Skip to content

The Most Common Types of Poisonous Mushrooms

Poisonous Mushrooms

Many types of mushrooms make a healthy and delicious addition to a meal. Some even have medicinal properties.

Unfortunately, there are also plenty of mushrooms that are poisonous. And what’s worse is that many of them look an awful lot like their edible counterparts.

So, as fun and satisfying as mushroom hunting is, you do need to be careful. Having a solid understanding of which mushrooms to pick and which to stay clear of is a very good thing indeed.

With that in mind, here are a few of the most common poisonous mushrooms you may run into on your next outing.

Death Cap (Amanita Phalloides)

Eating a death cap is as bad as it sounds (though they do supposedly taste good). Just a few bites are all it can take to kill you. And you won’t know what’s coming right away either.

Symptoms don’t typically show up for at least a day or two after eating it. And by the time they do, the mushroom has already started doing significant damage do your body.

Death cap mushrooms look innocent enough. They have a round silver cap supported by a pure white stem and grow close to the ground, partially hidden under shrubs and bushes.

They also don’t have the bitter taste that the vast majority of poisonous mushrooms have.

What makes death caps especially deadly is that they often grow where we live – in urban environments. It wasn’t that long ago that a death cap outbreak in Vancouver, Canada claimed the life of a child.

You should, obviously, stay away from all poisonous mushrooms, but death caps are ones you should particularly be careful of.

Destroying Angel (Amanita Bisporigera)

A relative of death caps, destroying angel mushrooms are almost as deadly.

And, like death caps, destroying angels are also fairly innocent in appearance. With a bulging white cap supported by a thick stem, they look more like puffball mushrooms than anything you should be afraid of.

The difference between the two is that destroying angels have gills that are not connected with the stem. The base of their stem also features a broken membrane.

Destroying angels have the somber honor of accounting for the majority of deaths caused by poisonous mushrooms.

The reason for this statistic is that their poison is quite challenging to treat. Symptoms show up five hours or so after ingestion, and, by that time, irreversible damage to the kidneys and liver has usually already been done.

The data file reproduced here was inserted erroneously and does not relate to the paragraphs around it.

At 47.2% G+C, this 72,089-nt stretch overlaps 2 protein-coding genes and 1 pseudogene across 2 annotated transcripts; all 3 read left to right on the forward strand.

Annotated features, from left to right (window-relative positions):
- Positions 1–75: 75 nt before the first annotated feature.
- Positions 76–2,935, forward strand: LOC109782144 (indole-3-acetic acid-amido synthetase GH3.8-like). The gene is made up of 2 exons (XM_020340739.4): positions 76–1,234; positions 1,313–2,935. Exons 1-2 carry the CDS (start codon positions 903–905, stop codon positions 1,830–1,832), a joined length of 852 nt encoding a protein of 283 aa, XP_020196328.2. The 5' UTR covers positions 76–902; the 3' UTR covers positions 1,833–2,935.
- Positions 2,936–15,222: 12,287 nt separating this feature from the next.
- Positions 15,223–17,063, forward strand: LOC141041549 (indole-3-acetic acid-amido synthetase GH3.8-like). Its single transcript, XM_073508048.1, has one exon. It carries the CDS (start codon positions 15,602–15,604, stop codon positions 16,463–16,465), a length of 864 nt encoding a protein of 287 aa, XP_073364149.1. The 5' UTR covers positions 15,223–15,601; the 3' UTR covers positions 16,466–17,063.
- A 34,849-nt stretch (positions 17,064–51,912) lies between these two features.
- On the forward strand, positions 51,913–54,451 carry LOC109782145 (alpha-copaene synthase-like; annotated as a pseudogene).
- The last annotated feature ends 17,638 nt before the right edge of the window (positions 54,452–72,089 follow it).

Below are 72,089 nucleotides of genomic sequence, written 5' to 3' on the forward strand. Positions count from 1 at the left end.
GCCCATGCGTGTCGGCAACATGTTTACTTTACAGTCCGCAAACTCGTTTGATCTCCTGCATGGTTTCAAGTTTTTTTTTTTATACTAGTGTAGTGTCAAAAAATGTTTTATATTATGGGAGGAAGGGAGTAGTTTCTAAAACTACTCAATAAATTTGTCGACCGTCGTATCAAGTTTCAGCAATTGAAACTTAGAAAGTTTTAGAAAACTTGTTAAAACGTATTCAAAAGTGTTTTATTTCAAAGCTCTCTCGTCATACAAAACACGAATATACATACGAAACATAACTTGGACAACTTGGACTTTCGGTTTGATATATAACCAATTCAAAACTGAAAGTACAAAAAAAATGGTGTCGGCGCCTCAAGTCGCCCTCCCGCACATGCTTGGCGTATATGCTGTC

False Morels (Multiple Species)

The odds are that if you like mushrooms, you like morels. Come springtime, this delicacy can be found growing in cooler climates cozying up to dead trees. Unfortunately, so can false morels.

False morels are a broader category that includes multiple species of poisonous mushrooms that can be easily mistaken for morels.

The good news is false morels are not nearly as fatal as death caps or destroying angels. In fact, it’s not unheard of to find people picking and preparing these imposters just like the real thing.

The issue is that different species of false morels have different concentrations of poison. To what degree the poison affects a person can also vary.

So, while some of us may indeed feel perfectly fine after eating a false morel, others could quickly develop symptoms. Those symptoms can include vomiting and diarrhea and, ultimately, may even result in death.

The bottom line is to stick to cooking and eating the real thing. Morels are hollow inside. False morels are not.

Jack O’Lantern (Omphalotus Olearius)

The poisonous Jack O’Lantern mushrooms get their name from their distinctive orange color. They are very similar in appearance to the edible and super delicious chanterelles.

While few people die from eating Jack O’Lanterns, it’s still very much worth staying away from them. Poison is, after all, poison.

The differentiating factor between Jack O’Lanterns and chanterelles is that the former tend to grow in clusters.

A Jack O’Lantern mushroom also has gills, whereas a chanterelle only gill-like structures. And, as one final check, the gills of the Jack O’Lantern glow in the dark. Those of chanterelles do not.

Final Words

Understanding the differences between poisonous mushrooms and edible ones can, literally, mean the difference between life and death. But, as scary as that statement may sound, don’t let it put you off.

Foraging is a very safe activity. As long as you do a bit of research before you go off mushroom hunting – or pack a good guide – you’ll be fine. And, if you ever have any doubts about a mushroom, simply move on.

Nate Martin

What started out as a curiosity about the health benefits of mushrooms has turned into an obsession with all things mushroom related. I forage for them, I grow them, I cook them, I eat them, I enjoy their many other benefits. And now, I also write about them.

Back To Top